In the notes of the Servant of God, Archbishop Matulaitis, we read, "Our Church suffered so much under the Czar, and now, there are new sufferings, and those, in the name of freedom of conscience. Oh God, how strange this world is . . . Those same people who, not of the press, now allow no newspapers with different point of view . . . those people who so fervently demanded freedom of assembly and association, and freedom of speech, now refuse to allow a person with different opinions even to open his mouth . . . They once demanded equal rights, and now, they re­cognize them only for their side. How often the wild outlaws' rule of justice is applied here." (Notes, 174-175).

Perhaps nowhere in the world is there so much talk about all sorts of freedoms as in the Soviet Union, and nowhere are they so crudely violated as in that same Soviet Union. L. Boerne has said, "There is not a man who would not love freedom, but the just man demands it for everyone, and the unjust man, only for himself." The whole world understands freedom of religion as follows, "If you want to — believe; if you don't want to — don't believe." By the same token, you are not constrained to do every­thing which is associated with the practice of religion, or its disuse.

Among us, freedom of conscience is explained as follows: "According to the proletarian Marxist understanding of freedom of conscience, freedom of atheism is the freedom for every citizen to escape from religious illusions, to develop a scientific Marxist worldview, and to lead one's life by it, without interference ... as long as the believer has not shaken off religious illusions, there cannot be complete freedom of conscience. In conditions of the socialist system, by the concept, 'complete freedom of conscience', one wishes only to signify the greatest achievement in the war for man's escape from superstition. Complete freedom of conscience will be attained in Communist society." (Soviet Laws Regarding Religious Cults and Freedom of Conscience).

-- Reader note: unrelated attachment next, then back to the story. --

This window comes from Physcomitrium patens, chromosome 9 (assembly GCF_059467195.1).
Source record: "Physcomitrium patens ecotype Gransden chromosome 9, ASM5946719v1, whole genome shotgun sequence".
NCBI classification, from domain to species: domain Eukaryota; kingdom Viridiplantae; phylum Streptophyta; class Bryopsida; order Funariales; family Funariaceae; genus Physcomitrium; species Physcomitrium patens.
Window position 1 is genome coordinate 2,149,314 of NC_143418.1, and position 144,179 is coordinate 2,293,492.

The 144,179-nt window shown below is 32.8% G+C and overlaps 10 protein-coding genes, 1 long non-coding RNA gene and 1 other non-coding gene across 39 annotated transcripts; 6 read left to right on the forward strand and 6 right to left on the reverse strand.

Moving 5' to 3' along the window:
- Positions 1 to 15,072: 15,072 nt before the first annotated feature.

With the sentencing of Father Alfonsas Svarinskas and the ar­rest of Father Sigitas Tamkevičius, the faithful of Lithuania began collecting signatures to petitions and protests addressed to Yuri Andropov, General Secretary of the Central Committee of the Communist party, and to the Prosecutor General, demanding the release of the unjustly arrested priests. In order that the expressions of protest with their signatures would reach the addressees, and not be held up back in Lithuania at KGB headquarters, the faithful would take them in sections to Moscow, and leave them registered at the reception desk.